Dear Mr. Lewis:
Thank you for writing to me about my remarks regarding the issue of Taiwan and U.S.-China relations before the Committee of 100 in San Francisco in April 2006. I appreciate the time you took to write.
I am aware that several local newspapers, in addition to some Chinese-language periodicals, focused their reporting on my criticism of Taiwan’s President Chen Shui-bian. Some also even insinuated that I do not support the U.S. coming to the Island’s aid if the mainland were to attack. I am happy to respond to your concerns and clear up the picture.
Let me first say that the central theme of my speech was that the U.S. will not “tolerate actions by either side” that would unilaterally change the “status quo,” and that any future resolution of Taiwan’s status must be peaceful, and supported by the people on both sides of the Strait. To reiterate, I fully support a democratic Taiwan and the absolute necessity of a peaceful resolution of its differences with China.
I also wish to point out that I raised a number of concerns in my speech regarding the Mainland’s cross-Strait policies including: its deployment of some 800 missiles targeting Taiwan, its recent attempts to influence the Island’s domestic politics by exploiting rifts between the ruling and opposition parties, and finally, the inflexibility in its demands that Taiwan accept the “One-China Principle” before talks can resume.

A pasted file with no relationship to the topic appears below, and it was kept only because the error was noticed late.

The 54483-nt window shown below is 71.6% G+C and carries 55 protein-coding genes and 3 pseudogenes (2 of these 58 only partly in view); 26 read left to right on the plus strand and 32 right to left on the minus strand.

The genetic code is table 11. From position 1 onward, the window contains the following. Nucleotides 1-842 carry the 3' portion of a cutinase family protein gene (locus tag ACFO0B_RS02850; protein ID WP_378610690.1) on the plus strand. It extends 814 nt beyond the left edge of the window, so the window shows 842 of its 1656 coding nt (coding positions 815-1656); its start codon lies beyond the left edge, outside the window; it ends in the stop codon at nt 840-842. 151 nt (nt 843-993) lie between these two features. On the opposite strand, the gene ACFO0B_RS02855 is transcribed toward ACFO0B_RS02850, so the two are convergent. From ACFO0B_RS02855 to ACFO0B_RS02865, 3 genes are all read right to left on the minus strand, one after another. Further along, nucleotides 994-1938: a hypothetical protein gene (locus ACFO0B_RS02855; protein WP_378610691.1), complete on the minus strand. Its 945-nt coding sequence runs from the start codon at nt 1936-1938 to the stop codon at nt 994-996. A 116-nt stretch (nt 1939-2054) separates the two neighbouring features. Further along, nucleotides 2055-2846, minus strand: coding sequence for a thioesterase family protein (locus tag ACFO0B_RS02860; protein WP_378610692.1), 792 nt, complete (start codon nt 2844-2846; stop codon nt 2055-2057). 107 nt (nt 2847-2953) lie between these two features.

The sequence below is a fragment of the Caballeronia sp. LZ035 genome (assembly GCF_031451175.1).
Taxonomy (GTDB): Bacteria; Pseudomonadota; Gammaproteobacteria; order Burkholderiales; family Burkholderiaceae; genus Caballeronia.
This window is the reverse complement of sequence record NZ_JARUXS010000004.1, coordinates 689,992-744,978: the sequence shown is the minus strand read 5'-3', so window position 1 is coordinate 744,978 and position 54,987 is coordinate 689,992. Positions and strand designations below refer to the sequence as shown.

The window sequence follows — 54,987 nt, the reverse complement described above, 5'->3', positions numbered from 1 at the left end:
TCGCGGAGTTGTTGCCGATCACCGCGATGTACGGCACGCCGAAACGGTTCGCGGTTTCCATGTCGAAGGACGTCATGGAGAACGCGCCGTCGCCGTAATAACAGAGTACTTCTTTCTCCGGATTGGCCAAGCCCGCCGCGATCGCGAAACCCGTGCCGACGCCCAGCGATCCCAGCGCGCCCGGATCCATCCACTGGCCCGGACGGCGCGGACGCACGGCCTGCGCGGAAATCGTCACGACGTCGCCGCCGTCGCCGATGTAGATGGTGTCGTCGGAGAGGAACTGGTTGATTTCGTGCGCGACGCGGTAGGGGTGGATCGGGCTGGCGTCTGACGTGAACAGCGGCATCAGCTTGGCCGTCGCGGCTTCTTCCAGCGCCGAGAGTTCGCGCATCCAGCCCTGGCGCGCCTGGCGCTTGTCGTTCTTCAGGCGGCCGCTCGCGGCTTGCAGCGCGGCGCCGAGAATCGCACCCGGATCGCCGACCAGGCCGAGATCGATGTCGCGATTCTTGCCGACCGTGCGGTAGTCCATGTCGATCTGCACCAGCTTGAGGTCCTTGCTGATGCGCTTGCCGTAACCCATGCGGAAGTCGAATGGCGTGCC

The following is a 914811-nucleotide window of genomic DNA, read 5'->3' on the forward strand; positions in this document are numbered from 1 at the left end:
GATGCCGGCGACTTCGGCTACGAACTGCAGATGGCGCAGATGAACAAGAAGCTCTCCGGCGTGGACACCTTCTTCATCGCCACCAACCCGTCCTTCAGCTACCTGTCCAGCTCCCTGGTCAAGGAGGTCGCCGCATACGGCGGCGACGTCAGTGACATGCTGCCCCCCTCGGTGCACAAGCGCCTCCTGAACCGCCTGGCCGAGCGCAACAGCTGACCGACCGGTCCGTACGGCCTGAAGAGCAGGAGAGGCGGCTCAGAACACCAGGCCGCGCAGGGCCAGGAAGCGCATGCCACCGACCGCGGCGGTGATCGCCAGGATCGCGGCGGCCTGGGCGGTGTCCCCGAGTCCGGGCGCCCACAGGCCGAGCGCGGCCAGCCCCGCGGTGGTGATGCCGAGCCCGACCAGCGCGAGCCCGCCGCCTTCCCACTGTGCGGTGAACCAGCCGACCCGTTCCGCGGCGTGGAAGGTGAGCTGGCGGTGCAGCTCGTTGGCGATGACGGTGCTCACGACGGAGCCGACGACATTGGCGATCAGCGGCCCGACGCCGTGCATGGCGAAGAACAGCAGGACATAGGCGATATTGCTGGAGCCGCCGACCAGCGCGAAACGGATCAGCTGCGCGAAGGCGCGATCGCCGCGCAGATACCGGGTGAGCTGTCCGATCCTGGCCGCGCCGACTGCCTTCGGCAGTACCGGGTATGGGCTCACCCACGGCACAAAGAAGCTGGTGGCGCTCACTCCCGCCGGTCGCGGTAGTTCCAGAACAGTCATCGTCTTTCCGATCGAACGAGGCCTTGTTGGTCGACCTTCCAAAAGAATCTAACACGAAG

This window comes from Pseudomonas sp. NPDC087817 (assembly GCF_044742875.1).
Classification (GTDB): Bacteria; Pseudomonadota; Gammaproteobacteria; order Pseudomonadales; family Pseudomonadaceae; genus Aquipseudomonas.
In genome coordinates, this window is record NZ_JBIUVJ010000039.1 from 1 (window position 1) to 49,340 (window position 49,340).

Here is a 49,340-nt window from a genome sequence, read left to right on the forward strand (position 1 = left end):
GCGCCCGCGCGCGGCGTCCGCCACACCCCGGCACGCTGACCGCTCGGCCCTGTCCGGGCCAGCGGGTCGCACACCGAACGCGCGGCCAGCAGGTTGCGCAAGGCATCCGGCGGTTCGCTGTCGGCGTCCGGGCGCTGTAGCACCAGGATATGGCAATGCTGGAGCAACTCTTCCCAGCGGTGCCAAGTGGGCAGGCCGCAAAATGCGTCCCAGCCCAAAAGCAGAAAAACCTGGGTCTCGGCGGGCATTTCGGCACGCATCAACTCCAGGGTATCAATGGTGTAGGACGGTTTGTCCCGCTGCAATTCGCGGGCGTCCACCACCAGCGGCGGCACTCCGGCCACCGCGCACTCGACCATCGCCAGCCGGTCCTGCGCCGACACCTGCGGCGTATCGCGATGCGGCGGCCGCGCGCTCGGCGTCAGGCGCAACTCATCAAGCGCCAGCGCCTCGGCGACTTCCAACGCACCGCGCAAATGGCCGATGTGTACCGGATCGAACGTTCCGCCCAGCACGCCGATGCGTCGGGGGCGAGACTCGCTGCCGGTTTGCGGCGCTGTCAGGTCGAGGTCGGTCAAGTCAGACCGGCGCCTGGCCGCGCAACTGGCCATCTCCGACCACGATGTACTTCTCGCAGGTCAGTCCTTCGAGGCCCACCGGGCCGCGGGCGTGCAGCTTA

Furthermore, while I alluded to the fact that the Taiwan Relations Act (TRA) does not “specifically” require the U.S. to become involved militarily in a cross-Strait conflict, I also unequivocally stated that we would “adhere to our commitments” in the TRA. Moreover, in my speech, I quoted the TRA at length, making it quite clear that the U.S. would consider any attempt “to determine the future of Taiwan by other than peaceful means . . . of grave concern” and that we would retain the right to respond in whatever manner we deem appropriate should the Mainland use “force” or “coercion” against Taiwan. While I am a strong proponent of improving U.S.-China relations, I do not believe this needs be a zero-sum equation. In my view, we can both support Taiwan’s democratic development and maintain close “unofficial” ties, while also pursuing better relations with the Mainland. This should be our goal. Please know that I read your comments with interest and will certainly keep them in mind in the future. For your information, I have attached a copy of the full text of my speech before the Committee of 100 on April 20, 2006.
Again, thank you for writing. If you have any more comments, feel free to visit my website at http://feinstein.senate.gov, or contact my office in Washington, D.C. at (202) 224-3841. Best regards.
“Taiwan and the Sino-American Relationship: Thoughtful Management, Consistent Attention”
U.S. Senator Dianne Feinstein Committee of 100 15th Annual Conference April 20, 2006